Much to pretty much nobody’s surprise, the Redford government is putting Alberta back into debt and reversing all the of belt-tightening and sacrifice of Albertans from back in the 90s when we paid off our provincial debt.
During last spring’s election campaign, many in opposition questioned the viability of Redford’s promise to balance the budget in light of the massive spending promises. The bottom line is; Redford knew then that she could not balance the budget at that time and she never intended or expected to. The Redford government promised the moon to Albertans and left it for a post-election exercise to deal with the consequences.
The “Dollars & Sense” roadshow was designed to build the excuses for promises broken during the last election. Through a carefully orchestrated but poorly promoted series of meetings around the province a couple months ago, the Redford government built themselves the excuse that “Albertans want us to go into debt”.
You have to give them some credit in this political move, it gave them at least a sliver of credibility to claim we want this when they dropped the affront on Albertans last week that they would be putting our province back into debt. They can say they went out and listened and this is what they heard.
I went and attended the Calgary meeting for the “Dollar’s and Sense” thing. The first and most notable thing was that there were perhaps only 30 people in the room and at least a few of them were press and MLAs. Among those people, I didn’t see much indication of anybody who could be considered just an interested and atypical Albertan. The people there were representing particular groups and pet interests thus all spoke to and about how to get more money for their causes. Now if one was objectively listening to that small crowd and assumes that it represents Albertans, it has to be assumed that almost all Albertans want massive increases in government spending.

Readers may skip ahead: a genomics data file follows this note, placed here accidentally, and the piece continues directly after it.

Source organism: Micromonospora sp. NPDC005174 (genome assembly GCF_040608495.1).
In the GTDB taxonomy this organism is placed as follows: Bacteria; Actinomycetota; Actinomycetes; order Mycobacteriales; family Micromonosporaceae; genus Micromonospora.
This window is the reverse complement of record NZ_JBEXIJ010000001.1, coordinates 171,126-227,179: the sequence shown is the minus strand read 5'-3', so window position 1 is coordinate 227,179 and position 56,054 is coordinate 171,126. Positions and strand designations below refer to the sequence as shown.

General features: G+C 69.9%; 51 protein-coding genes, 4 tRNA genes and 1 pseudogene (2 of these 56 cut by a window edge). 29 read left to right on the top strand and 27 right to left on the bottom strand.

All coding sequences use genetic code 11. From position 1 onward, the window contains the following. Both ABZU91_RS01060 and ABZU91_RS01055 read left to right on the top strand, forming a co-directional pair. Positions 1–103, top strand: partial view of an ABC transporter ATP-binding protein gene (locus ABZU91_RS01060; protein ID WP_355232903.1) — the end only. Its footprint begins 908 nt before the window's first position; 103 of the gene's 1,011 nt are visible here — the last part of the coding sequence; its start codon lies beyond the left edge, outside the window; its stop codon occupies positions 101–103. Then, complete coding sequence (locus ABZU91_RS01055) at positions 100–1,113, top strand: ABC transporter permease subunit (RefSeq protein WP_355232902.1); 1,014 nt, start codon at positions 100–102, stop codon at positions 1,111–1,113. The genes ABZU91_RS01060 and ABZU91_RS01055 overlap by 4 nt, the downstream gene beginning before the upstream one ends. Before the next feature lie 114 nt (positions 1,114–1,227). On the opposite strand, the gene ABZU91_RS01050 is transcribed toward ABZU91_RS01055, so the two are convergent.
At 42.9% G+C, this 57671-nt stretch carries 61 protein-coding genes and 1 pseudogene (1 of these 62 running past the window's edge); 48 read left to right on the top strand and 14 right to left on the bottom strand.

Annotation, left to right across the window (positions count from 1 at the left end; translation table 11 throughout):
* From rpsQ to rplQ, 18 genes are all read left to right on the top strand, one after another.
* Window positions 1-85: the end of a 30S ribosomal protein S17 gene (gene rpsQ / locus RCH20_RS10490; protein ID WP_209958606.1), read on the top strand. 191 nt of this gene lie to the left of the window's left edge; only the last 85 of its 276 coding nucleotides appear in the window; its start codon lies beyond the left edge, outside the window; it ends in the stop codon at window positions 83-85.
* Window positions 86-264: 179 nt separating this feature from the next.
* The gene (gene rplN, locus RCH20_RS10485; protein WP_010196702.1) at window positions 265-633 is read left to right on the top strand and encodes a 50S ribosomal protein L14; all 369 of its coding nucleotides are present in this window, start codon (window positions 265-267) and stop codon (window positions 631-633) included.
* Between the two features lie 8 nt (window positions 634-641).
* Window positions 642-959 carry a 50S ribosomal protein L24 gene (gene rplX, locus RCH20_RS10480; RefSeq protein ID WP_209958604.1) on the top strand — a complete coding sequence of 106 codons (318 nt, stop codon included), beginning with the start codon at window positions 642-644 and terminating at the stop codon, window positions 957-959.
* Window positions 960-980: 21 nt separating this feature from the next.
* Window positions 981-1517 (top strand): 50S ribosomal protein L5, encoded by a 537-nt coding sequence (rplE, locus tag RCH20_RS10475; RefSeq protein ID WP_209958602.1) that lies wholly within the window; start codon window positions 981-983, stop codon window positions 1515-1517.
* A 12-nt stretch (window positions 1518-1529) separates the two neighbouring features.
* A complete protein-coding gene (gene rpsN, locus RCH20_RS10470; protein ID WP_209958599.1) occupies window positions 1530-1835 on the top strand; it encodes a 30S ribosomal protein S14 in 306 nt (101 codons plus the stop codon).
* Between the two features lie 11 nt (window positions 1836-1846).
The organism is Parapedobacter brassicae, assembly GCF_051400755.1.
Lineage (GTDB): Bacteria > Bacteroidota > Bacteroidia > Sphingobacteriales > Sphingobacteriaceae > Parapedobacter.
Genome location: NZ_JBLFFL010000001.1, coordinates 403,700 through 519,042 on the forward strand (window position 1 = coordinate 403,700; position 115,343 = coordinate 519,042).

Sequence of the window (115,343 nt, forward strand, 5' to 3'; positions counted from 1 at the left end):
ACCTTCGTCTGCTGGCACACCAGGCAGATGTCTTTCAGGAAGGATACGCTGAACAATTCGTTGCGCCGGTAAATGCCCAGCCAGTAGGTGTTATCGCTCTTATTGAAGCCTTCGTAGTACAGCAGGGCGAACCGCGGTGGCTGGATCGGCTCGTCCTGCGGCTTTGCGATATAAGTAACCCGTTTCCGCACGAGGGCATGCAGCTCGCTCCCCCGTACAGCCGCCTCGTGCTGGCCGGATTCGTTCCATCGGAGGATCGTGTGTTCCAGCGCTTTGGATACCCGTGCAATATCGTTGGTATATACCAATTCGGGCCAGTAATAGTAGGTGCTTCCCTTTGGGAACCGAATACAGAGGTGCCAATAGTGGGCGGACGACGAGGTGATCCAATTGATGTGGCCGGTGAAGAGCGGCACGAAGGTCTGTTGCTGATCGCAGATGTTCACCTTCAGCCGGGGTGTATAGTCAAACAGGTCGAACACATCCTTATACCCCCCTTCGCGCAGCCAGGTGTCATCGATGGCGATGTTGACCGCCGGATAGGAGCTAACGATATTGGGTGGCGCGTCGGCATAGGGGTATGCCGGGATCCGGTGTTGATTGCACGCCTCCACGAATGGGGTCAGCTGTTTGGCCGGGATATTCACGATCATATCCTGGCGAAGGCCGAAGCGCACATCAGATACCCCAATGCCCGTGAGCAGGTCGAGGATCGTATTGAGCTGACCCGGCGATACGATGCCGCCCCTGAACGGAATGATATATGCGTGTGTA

The graphs, numbers and exercises were all somewhat leading as well. We were asked to prioritize spending among pie-charts and speak to how we would re-arrange spending. The constant premise was that we could only shift priorities in spending while cutting spending in itself was not really an option. Are cuts really impossible? We are spending more per-capita in Alberta than any other province in Canada. Is it really impossible to cut some of that? The setup at the “Dollars and Sense” meeting sure made it appear that way.
The worst exercise of the bunch was one that asked where we should spend money should there be a hypothetical budget surplus down the road (rather moot right now). In all of the options for a surplus though, tax reduction was not even given as an option. It is debatable as to whether or not tax cuts are required in Alberta, but in their actually being debatable they should at least have been provided as an option in the exercise no?